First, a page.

What's the 2012 Mercedes SL63 AMG like to drive?
In standard guise, the SL63's 5.5-litre twin-turbo V8 produces a monumental 530bhp and 590lb ft of torque.
If you don't think that's enough, Mercedes will provide you with an AMG Performance Package for an additional 12,530; this ramps up power and torque by 26bhp and 74lb ft respectively.
It also brings a limited-slip differential and raises the top speed from 155mph to 186mph.
SL63 AMG has a twin-turbo V8 engine that develops up to 556bhp
The 0-62mph sprint takes just 4.2 seconds with the AMG Performance Package, or 4.3 seconds without it. We suggest you don't indulge in these antics anywhere near built-up areas, because the thunderous bellow from the exhaust when the engine is working hard can rattle windows from half a mile off.
Even when you're just coaxing it around, the SL63's acceleration is simply brutal, and the engine's mammoth torque means it pulls hard from just about anywhere in the rev range.
Despite its considerable length and width, the SL63 turns into corners sharply and grips tenaciously, while the electronic aids intervene subtly if you push too hard.
Put the suspension in its 'Sport' setting and corners are dispatched with virtually zero body lean. As impressive as this is, 'Comfort' mode is far better suited to the SL's character; for all its sporting pretensions, the SL63 is still at its best as a luxurious touring convertible.
Aside from the occasional clunk through the back end, the car rides with a subtlety that would shame many a luxury saloon. It's utterly stable and composed on the motorway, too.
With the roof down and the side windows and wind deflector up, there's little wind buffeting in the cabin. Raise the roof and you're cocooned from wind and road noise as well as in any luxury coupe, although the engine never completely fades into the background.
What's the 2012 Mercedes SL63 AMG like inside?
The SL's cabin features a double-stitched leather dashboard with metallic and carbonfibre inserts, and slick switchgear, so it feels every inch the premium product.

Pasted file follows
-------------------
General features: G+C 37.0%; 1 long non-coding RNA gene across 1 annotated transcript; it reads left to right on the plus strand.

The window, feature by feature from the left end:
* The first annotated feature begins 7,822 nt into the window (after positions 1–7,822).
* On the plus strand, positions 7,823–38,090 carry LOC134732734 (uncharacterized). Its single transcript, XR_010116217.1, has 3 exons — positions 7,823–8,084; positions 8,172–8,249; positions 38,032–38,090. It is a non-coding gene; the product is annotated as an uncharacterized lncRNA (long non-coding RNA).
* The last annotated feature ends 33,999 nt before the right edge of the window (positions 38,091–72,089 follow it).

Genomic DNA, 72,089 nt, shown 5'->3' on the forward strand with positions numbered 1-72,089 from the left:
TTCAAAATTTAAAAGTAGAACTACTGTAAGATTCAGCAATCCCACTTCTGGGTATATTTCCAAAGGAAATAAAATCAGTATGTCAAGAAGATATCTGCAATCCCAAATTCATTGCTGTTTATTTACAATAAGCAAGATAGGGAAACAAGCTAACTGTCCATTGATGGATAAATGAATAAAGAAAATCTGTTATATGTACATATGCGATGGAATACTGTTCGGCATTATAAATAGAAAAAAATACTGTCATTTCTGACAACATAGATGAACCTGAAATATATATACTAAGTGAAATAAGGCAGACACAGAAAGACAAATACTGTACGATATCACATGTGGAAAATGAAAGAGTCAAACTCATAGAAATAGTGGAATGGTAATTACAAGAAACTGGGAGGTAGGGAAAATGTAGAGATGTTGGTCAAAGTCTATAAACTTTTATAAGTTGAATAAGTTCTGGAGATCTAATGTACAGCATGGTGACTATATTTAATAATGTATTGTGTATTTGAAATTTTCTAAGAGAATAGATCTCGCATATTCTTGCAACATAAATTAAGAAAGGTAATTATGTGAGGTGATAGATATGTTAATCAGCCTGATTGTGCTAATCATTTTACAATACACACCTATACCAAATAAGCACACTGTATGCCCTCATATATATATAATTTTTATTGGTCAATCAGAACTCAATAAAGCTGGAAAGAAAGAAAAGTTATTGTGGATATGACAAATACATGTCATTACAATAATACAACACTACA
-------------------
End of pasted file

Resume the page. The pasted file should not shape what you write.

You won't feel short changed by the equipment you get, either; heated leather seats, sat-nav and a six-disc DVD changer are all standard, although it's a little disappointing that you need to fork out 525 for the electronically controlled wind deflector.
You can also choose from a vast array of other optional extras, including an Airscarf neck-heating system, cooled seats and a reversing camera.
There's plenty of space for two in the SL and the standard electric seat adjustment makes it easy to find a comfortable position. However, it's quite difficult to judge where that long nose ends when you park the car.
The optional glass roof adds to the feeling of space and is available with Magic Sky Control (a 2610 option) that lets you switch the roof panel from transparent to opaque at the touch of a button.
The SL's metal roof can be folded back into the boot in less than 20 seconds. Your luggage capacity shrinks from a very accommodating 504 litres to just 364 litres when you drop the top, but the space that's left is wide enough to take a set of golf clubs.
Should I buy one?
Even though this new car is 30% more efficient than the outgoing model, it still returns just 28.5mpg, and that's on a good day. Make the most of the performance and chances are you'll halve that figure.
With this much power on tap, you'll also face hefty bills for insurance and tyres, but if you can afford an SL63 AMG in the first place, you probably won't lose too much sleep about any of the above.
What you might want to stop and consider is that for almost 40,000 less you can have the SL350, which is even more comfortable and still anything but slow. In our opinion, it's a far better choice if you're after an elegant coupe-cabrio.